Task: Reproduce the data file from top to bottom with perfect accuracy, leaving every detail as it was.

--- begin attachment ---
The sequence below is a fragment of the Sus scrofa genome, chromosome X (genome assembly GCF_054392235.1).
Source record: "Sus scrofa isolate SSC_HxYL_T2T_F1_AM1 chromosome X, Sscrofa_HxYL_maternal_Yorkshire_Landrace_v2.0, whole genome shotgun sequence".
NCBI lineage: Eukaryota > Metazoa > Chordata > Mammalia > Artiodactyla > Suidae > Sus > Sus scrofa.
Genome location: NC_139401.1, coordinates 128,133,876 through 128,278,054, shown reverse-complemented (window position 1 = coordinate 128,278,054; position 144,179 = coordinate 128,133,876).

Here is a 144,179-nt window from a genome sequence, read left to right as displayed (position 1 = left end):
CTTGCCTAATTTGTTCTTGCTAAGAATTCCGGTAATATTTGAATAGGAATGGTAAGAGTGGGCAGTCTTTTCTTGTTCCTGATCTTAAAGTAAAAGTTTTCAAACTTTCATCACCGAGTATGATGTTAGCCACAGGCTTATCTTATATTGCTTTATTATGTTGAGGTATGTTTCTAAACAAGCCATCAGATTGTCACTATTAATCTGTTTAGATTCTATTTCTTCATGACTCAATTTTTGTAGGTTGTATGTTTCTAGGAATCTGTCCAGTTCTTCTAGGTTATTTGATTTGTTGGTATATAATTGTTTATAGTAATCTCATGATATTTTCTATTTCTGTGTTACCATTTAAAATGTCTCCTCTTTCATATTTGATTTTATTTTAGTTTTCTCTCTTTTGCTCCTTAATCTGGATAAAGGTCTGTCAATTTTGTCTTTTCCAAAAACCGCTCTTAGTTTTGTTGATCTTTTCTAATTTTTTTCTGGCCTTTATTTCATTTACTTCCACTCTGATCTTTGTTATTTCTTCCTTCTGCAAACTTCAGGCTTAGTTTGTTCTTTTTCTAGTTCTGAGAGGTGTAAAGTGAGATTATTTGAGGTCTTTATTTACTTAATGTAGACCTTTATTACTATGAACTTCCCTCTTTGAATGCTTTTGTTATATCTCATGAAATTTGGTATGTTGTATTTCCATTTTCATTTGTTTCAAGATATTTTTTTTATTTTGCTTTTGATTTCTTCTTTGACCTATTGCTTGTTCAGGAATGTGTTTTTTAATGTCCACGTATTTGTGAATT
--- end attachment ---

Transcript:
The sequence below is a fragment of the Sus scrofa genome, chromosome X (genome assembly GCF_054392235.1).
Source record: "Sus scrofa isolate SSC_HxYL_T2T_F1_AM1 chromosome X, Sscrofa_HxYL_maternal_Yorkshire_Landrace_v2.0, whole genome shotgun sequence".
NCBI lineage: Eukaryota > Metazoa > Chordata > Mammalia > Artiodactyla > Suidae > Sus > Sus scrofa.
Genome location: NC_139401.1, coordinates 128,133,876 through 128,278,054, shown reverse-complemented (window position 1 = coordinate 128,278,054; position 144,179 = coordinate 128,133,876).

Here is a 144,179-nt window from a genome sequence, read left to right as displayed (position 1 = left end):
CTTGCCTAATTTGTTCTTGCTAAGAATTCCGGTAATATTTGAATAGGAATGGTAAGAGTGGGCAGTCTTTTCTTGTTCCTGATCTTAAAGTAAAAGTTTTCAAACTTTCATCACCGAGTATGATGTTAGCCACAGGCTTATCTTATATTGCTTTATTATGTTGAGGTATGTTTCTAAACAAGCCATCAGATTGTCACTATTAATCTGTTTAGATTCTATTTCTTCATGACTCAATTTTTGTAGGTTGTATGTTTCTAGGAATCTGTCCAGTTCTTCTAGGTTATTTGATTTGTTGGTATATAATTGTTTATAGTAATCTCATGATATTTTCTATTTCTGTGTTACCATTTAAAATGTCTCCTCTTTCATATTTGATTTTATTTTAGTTTTCTCTCTTTTGCTCCTTAATCTGGATAAAGGTCTGTCAATTTTGTCTTTTCCAAAAACCGCTCTTAGTTTTGTTGATCTTTTCTAATTTTTTTCTGGCCTTTATTTCATTTACTTCCACTCTGATCTTTGTTATTTCTTCCTTCTGCAAACTTCAGGCTTAGTTTGTTCTTTTTCTAGTTCTGAGAGGTGTAAAGTGAGATTATTTGAGGTCTTTATTTACTTAATGTAGACCTTTATTACTATGAACTTCCCTCTTTGAATGCTTTTGTTATATCTCATGAAATTTGGTATGTTGTATTTCCATTTTCATTTGTTTCAAGATATTTTTTTTATTTTGCTTTTGATTTCTTCTTTGACCTATTGCTTGTTCAGGAATGTGTTTTTTAATGTCCACGTATTTGTGAATT